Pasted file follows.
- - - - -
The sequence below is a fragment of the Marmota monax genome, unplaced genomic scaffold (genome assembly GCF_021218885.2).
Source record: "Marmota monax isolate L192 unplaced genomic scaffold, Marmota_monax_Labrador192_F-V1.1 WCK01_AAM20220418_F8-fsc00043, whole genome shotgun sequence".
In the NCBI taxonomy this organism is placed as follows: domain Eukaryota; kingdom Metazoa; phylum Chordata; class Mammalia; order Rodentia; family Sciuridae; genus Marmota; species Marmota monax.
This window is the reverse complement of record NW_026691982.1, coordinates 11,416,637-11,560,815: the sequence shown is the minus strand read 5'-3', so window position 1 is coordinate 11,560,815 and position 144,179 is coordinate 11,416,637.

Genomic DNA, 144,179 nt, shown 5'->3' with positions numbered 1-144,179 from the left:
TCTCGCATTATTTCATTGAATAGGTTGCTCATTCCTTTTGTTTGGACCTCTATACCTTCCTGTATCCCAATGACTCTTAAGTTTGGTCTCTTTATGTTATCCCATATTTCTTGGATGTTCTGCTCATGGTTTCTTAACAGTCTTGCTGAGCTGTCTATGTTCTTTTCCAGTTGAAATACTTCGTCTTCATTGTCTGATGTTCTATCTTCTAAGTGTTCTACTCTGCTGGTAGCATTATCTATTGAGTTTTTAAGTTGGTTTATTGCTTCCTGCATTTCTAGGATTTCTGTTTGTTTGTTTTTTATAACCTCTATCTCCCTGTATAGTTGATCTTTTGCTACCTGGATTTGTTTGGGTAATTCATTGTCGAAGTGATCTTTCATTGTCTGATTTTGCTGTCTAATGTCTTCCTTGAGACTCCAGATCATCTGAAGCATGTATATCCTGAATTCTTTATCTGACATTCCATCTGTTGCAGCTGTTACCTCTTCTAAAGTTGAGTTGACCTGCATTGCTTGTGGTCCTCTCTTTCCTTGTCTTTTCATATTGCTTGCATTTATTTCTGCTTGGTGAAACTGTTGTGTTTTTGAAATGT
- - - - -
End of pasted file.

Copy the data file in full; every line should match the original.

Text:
The sequence below is a fragment of the Marmota monax genome, unplaced genomic scaffold (genome assembly GCF_021218885.2).
Source record: "Marmota monax isolate L192 unplaced genomic scaffold, Marmota_monax_Labrador192_F-V1.1 WCK01_AAM20220418_F8-fsc00043, whole genome shotgun sequence".
In the NCBI taxonomy this organism is placed as follows: domain Eukaryota; kingdom Metazoa; phylum Chordata; class Mammalia; order Rodentia; family Sciuridae; genus Marmota; species Marmota monax.
This window is the reverse complement of record NW_026691982.1, coordinates 11,416,637-11,560,815: the sequence shown is the minus strand read 5'-3', so window position 1 is coordinate 11,560,815 and position 144,179 is coordinate 11,416,637.

Genomic DNA, 144,179 nt, shown 5'->3' with positions numbered 1-144,179 from the left:
TCTCGCATTATTTCATTGAATAGGTTGCTCATTCCTTTTGTTTGGACCTCTATACCTTCCTGTATCCCAATGACTCTTAAGTTTGGTCTCTTTATGTTATCCCATATTTCTTGGATGTTCTGCTCATGGTTTCTTAACAGTCTTGCTGAGCTGTCTATGTTCTTTTCCAGTTGAAATACTTCGTCTTCATTGTCTGATGTTCTATCTTCTAAGTGTTCTACTCTGCTGGTAGCATTATCTATTGAGTTTTTAAGTTGGTTTATTGCTTCCTGCATTTCTAGGATTTCTGTTTGTTTGTTTTTTATAACCTCTATCTCCCTGTATAGTTGATCTTTTGCTACCTGGATTTGTTTGGGTAATTCATTGTCGAAGTGATCTTTCATTGTCTGATTTTGCTGTCTAATGTCTTCCTTGAGACTCCAGATCATCTGAAGCATGTATATCCTGAATTCTTTATCTGACATTCCATCTGTTGCAGCTGTTACCTCTTCTAAAGTTGAGTTGACCTGCATTGCTTGTGGTCCTCTCTTTCCTTGTCTTTTCATATTGCTTGCATTTATTTCTGCTTGGTGAAACTGTTGTGTTTTTGAAATGT